“It is one thing to write about seeing the world in a grain of sand...and another thing to make a convincing picture of the idea. Photography has generally worked best when it has tried to discover the differences between the world and a grain of sand, rather than belabor their similarities.” John Szarkowski, former director of photography, Museum of Modern Art, N.Y.
The C&O Canal sprang from the dreams of George Washington, who wanted to build a transportation link between tidewater Washington, D.C. and the Ohio River. The canal never succeeded commercially, but today it is seen by millions as a place for contemplation and recreation, a unique and precious blend of human and natural history.
The author and photographer Gary Anthes takes the reader on a photographic journey along the 184-mile canal, from the streets of Georgetown to the railway depot at the canal's western terminus. In more than 100 beautiful but often melancholy photographs, he offers stunning views of the natural world, from birds to fish to insects to trees. And he peers into the past at the fading but resolute houses, locks and aqueducts left behind by the men and women who kept the canal boats flowing 100 years ago. Says Anthes, “I can't think of another place where the forces of nature and man are so beautifully and seamlessly joined.” – Introduction by the Editor
Public exhibitions of art usually focus on two things – the artist's works and the artist's life. A film, book, or museum show about Impressionism, for example, is likely to show paintings of Monet's water lilies, Van Gogh's sunflowers, and Degas' dancers. And it will tell us something of the lives of these painters – their passions, problems, and practices.
But what of that third leg of the tripod, the viewers of these works of art? Are they not equally important, indeed co-contributors to the artistic experience? Can a piece of canvas covered with paint be called art if it is never seen?
As a frequent visitor to museums and galleries, I often think about the viewers' role in art. I try to guess what the people around me are thinking and feeling. Why are they there? Why do so many photograph the works they see, and what will they do with those images? Rarely do I get answers, and I depart knowing more about the artists whose work I have seen than about the people who now enjoy their creations.
So while I know little about these people, I offer my photographs as a tribute to them and their contribution to the world of art. – Introduction by the Author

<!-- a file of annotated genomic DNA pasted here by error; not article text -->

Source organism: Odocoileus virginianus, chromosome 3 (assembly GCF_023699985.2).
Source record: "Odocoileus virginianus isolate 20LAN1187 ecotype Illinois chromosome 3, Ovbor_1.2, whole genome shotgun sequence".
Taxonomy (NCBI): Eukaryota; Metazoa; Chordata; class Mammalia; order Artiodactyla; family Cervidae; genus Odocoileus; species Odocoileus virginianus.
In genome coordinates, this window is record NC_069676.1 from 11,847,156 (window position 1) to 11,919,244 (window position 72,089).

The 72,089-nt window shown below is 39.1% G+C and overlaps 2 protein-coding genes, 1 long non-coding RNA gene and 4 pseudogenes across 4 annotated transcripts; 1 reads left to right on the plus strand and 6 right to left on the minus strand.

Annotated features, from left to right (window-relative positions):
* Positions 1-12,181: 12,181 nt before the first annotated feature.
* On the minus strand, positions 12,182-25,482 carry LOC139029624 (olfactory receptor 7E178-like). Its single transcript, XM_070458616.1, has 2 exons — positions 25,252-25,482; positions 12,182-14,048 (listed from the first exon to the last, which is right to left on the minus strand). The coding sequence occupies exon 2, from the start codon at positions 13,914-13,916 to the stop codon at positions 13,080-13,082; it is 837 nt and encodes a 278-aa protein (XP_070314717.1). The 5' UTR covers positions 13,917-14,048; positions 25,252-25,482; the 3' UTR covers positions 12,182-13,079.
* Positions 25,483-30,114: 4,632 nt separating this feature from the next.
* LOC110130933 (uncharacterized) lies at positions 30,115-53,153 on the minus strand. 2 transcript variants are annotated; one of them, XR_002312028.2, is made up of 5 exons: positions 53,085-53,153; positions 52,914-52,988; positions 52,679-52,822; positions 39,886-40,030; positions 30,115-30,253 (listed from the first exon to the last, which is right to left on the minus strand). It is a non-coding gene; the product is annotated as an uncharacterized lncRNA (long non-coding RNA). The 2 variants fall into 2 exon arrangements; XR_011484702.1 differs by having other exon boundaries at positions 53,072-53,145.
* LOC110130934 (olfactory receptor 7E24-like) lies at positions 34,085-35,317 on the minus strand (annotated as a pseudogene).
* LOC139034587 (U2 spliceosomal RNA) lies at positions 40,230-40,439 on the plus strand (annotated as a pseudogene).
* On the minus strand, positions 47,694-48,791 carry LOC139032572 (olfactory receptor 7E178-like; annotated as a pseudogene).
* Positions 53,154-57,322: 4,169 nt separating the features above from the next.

I have approximate answers and possible beliefs and different degrees of uncertainty about different things, but I am not absolutely sure of anything. – Richard P. Feynman
Photographers look for any number of attributes in the images they capture. A scene may strike one as beautiful, sad, happy, scary, funny, or surprising. It may convey a cultural message that resonates, it may be usefully informative, or maybe it is just “interesting” in some ill-defined way.
Photography for me is a hunt for mystery, enigma, the untold story. Indeed, every photograph is a temporal mystery, a snapshot. For a fraction of a second we see the world in sharp focus. But as time retreats and advances from the moment the image is captured, the mystery deepens.
Copies may be seen in the Gary Anthes library.
Twilight (2014) A photographic tribute to the old, worn out, and abandoned remains of human creation, with autobiographical essays by the author.
Broken Threads ( 2015 ) A tribute to the unknown human remains and missing soldiers, sailors, and aviators of American wars.
Spirit of Old Japan – A Photographic Journey to Kyoto, Nara, Kanazawa, and Takayama (2014) Views of ancient Japan's gardens and temples, work activities, and city life.
Rappahannock Rhapsody – One Hundred Views from Rural Virginia (2014) Four seasons of farms and orchards in this county in the foothills of the Blue Ridge Mountains.
Cuba – Time and Place (2013) The streets of Havana, frozen in the 1950s, and the extravagantly and improbably friendly people of Havana and the surrounding countryside.
The Two Faces of Iceland (2015) Views of the funky, friendly, and colorful city of Reykjavik, and of the hauntingly beautiful but bleak beaches, glaciers, waterfalls, and volcanic slopes around the island.